A Mareva injunction is used to freeze assets in circumstances where there is a risk that an order of the court might be otherwise frustrated by the disposal of those assets. For example, a party who has been successful in obtaining an order for damages from a court might make an application for such an injunction to prevent the disposal of assets by the unsuccessful party.

In a recent application in the Supreme Court of Queensland, the parents of a daughter whom they believed to have been sexually assaulted by a neighbour (‘the accused’) sought to have an injunction placed over the accused’s sole major asset, his house.

However, the house was owned as tenants in common by the accused and his wife. The accused and his wife separated as a result of these and other allegations made against him.

The parents, in their own right and on behalf of their daughter (the claimants), had issued Notices of Claim against the accused, claiming damages arising from psychiatric injury caused to each of them. No court proceedings were on foot and no medical evidence was yet available to support the allegations of psychiatric injury to them.

In the resulting judgment (PJM & Ors v AML & Anor [2018] QSC 187), Justice Davis noted various deficiencies in the evidence put before the court in the supporting affidavit material. His Honour found that the actual allegations of sexual assault on the daughter by the accused were vague and, in some instances, involved statements of what others had been told and further involved statements of what the parents’ solicitor had been told. This resulted in double hearsay evidence and was thus non-admissible.

Similarly, the affidavit evidence before the court regarding the injuries suffered by the parents simply comprised their own assertions. There was no medical expert evidence put forward to support any psychiatric injury having been suffered by them.

His Honour found the final deficiency in the affidavit evidence was the global assertion by the parents’ solicitor that their damages would exceed $250,000. There was no admissible evidence before the court to support the assertion.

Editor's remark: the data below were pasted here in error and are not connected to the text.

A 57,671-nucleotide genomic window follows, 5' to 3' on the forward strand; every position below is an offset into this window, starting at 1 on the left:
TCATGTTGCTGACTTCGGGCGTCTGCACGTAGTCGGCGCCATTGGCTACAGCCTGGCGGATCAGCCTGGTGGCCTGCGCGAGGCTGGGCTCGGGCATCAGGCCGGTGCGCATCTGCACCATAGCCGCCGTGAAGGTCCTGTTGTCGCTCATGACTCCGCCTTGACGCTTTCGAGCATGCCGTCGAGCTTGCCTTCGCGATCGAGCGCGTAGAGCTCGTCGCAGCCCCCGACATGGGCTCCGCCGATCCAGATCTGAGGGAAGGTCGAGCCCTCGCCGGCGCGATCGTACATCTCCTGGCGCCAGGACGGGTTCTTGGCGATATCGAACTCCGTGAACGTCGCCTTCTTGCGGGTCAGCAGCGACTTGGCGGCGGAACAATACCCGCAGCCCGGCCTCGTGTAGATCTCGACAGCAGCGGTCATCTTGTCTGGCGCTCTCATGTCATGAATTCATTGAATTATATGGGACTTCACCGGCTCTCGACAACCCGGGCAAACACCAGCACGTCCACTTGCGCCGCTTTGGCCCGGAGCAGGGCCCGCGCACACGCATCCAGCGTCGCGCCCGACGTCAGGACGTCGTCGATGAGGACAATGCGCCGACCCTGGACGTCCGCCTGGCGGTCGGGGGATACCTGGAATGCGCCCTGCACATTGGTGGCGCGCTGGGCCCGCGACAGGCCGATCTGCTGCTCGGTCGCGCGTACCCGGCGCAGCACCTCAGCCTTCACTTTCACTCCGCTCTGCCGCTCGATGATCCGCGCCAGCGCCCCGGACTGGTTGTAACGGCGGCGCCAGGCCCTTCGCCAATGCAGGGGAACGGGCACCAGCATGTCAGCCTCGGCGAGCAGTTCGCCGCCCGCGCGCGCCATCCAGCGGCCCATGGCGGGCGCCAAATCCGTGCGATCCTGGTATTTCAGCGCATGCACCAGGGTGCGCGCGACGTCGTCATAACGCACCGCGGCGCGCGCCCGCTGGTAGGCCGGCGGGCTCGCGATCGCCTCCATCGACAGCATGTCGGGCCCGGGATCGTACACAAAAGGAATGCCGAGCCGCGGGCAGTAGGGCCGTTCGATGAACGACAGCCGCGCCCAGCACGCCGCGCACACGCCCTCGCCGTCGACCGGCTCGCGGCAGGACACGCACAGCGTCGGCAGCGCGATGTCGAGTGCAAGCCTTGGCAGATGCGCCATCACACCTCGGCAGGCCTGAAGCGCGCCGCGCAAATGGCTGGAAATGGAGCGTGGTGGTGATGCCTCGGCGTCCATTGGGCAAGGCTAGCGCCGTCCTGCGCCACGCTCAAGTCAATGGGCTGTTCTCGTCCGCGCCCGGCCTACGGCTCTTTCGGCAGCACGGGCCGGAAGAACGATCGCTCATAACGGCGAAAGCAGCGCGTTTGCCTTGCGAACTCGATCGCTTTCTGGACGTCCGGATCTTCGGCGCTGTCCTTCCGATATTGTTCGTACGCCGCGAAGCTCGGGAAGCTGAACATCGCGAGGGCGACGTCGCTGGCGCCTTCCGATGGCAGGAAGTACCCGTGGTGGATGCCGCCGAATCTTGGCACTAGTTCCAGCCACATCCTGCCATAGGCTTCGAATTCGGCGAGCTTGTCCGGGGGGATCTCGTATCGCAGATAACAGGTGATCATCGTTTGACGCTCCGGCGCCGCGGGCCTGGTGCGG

His Honour determined there was no evidence at all put before the court to prove any risk that the assets of the accused would be unreasonably disposed of.

As a result, Justice Davis declined to make the orders sought by the applicant’s parents and requested written submissions on the issue of costs.

So this matter came before the court again on the issue of costs in PJM & Ors v AML & Anor (No 2) [2018] QSC 204.

In written submissions regarding costs, the accused sought indemnity costs and raised the question of whether those costs ought to be ordered against the parents’ solicitors, personally. Justice Davis had his Associate email the parents’ solicitors advising that any further submissions on that issue ought to be made by a certain date.

Most telling were His Honour’s the reasons why such an order was being considered. Those reasons included that much of the evidence in the parents’ solicitor’s affidavit was in an inadmissible form, it contained multiple typographical, grammatical and substantive errors, suggesting a lack of care in its preparation and the application failed through a lack of proof of the basic elements of the relief sought.

His Honour made the orders sought by the accused and his wife as follows:

  1. The applicant’s solicitors, Shine Lawyers, forthwith pay the first respondent’s costs of the application on the indemnity basis, fixed at $37,255.57.
  2. The applicant’s solicitors, Shine Lawyers, pay the second respondent’s costs of the application to be assessed on the indemnity basis, or as agreed, save those costs ordered to be paid on 27 June 2018.

His Honour also noted that it was unnecessary to state “costs of and incidental to the application” as the definition of “costs of the proceeding” in Chapter 17A of the Uniform Civil Procedure Rules 1999 (Qld) is:

costs of the proceeding mean costs of all issues in the proceeding and includes –

  • costs ordered to be costs of the proceeding; and
  • costs of complying with the necessary steps before starting the proceeding; and
  • costs incurred before or after the start of the proceeding for successful or unsuccessful negotiations for settlement of the dispute.”

Clearly, this application was made prematurely and without sufficient evidence to satisfy the court to make the orders sought. In any case, Affidavit material must be carefully considered to ensure that not only all of the evidence required is put before the court but that it is in a form and of a nature which will be considered by the court to be “admissible evidence”.

If the solicitors in the application fail to do so, the court may take a harsh view of the conduct of the solicitors involved, raising the real risk of an indemnity costs order against the solicitors themselves.